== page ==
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Max Forte's List: Mujahidin--Taliban

    • Mullah Mohammad Umar, a cleric who fought as a  Mujahedeen
  • 17 Aug 09

    Zbigniew Brzezinski:
    How Jimmy Carter and I Started the Mujahideen

    Interview of Zbigniew Brzezinski Le Nouvel Observateur (France), Jan 15-21, 1998, p. 76*

    • What is most important to the history  of the world? The Taliban or the collapse of the Soviet empire?  Some stirred-up Moslems or the liberation of Central Europe and  the end of the cold war?
  • 17 Aug 09

    The Taliban were a faction of the fundamentalist mujahadeen

    • The US did not utter a single word of criticism when the Taliban occupied the city of Herat and expelled thousands of girls from the schools. At the time, the Clinton administration looked favorably on the Taliban because they hoped to build oil pipelines through Afghanistan. As recently as May of this year, the US gave the Taliban $43 million, supposedly to combat the opium trade.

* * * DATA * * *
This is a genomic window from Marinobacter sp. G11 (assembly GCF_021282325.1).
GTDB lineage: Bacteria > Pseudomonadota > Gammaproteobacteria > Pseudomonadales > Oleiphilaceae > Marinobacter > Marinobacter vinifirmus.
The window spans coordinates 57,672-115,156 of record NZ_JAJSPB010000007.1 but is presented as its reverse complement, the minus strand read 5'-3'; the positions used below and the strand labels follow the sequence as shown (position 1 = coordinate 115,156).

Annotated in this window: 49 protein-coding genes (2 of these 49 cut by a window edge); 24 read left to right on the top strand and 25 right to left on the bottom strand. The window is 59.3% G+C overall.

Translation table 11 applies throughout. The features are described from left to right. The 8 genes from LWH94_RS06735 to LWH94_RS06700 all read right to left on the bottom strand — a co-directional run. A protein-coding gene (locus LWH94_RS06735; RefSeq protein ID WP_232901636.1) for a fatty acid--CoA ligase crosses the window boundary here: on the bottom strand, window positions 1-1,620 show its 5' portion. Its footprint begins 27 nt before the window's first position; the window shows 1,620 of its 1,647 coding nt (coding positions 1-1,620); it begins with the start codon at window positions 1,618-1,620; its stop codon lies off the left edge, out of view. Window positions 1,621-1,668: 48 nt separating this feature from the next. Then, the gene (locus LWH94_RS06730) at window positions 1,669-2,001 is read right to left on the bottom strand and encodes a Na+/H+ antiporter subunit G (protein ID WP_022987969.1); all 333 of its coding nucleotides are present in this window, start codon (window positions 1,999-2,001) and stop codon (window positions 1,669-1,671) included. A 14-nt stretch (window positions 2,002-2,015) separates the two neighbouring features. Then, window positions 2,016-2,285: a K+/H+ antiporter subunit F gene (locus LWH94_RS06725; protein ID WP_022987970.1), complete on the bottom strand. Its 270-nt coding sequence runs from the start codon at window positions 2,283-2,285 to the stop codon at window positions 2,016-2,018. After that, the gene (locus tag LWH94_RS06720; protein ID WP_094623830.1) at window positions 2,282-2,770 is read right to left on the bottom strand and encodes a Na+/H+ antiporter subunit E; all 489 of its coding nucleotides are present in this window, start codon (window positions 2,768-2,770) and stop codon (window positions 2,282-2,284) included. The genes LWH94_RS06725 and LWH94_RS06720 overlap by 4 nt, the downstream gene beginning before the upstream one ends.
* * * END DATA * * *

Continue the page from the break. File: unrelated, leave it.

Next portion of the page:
• Gulbuddin Hekmatyar, Pashtun warlord, former Afghan prime minister, fundamentalist religious fanatic, and homicidal thug, has been much in the news of late
    • the Hezb-i Islami movement, which is Hekmatyar's military arm
    • It's been widely alleged that Hekmatyar, who has been sighted in six Afghan provinces in the last three months, has linked up with Mullah Omar, remnants of the Taliban and al-Qaeda (Boston Globe, February 9). This is plausible, although one must note a history of sour relations between the Taliban and the warlord.

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  • 17 Aug 09

    "a handful of Taliban had fought the Soviet Red Army"

  • 17 Aug 09

    TALIBAN: Militant Islam, Oil and Fundamentalism in Central Asia
    by Ahmed Rashid

    • Taliban Governor of Kandahar
    • Mullah Mohammed Hassan Rehmani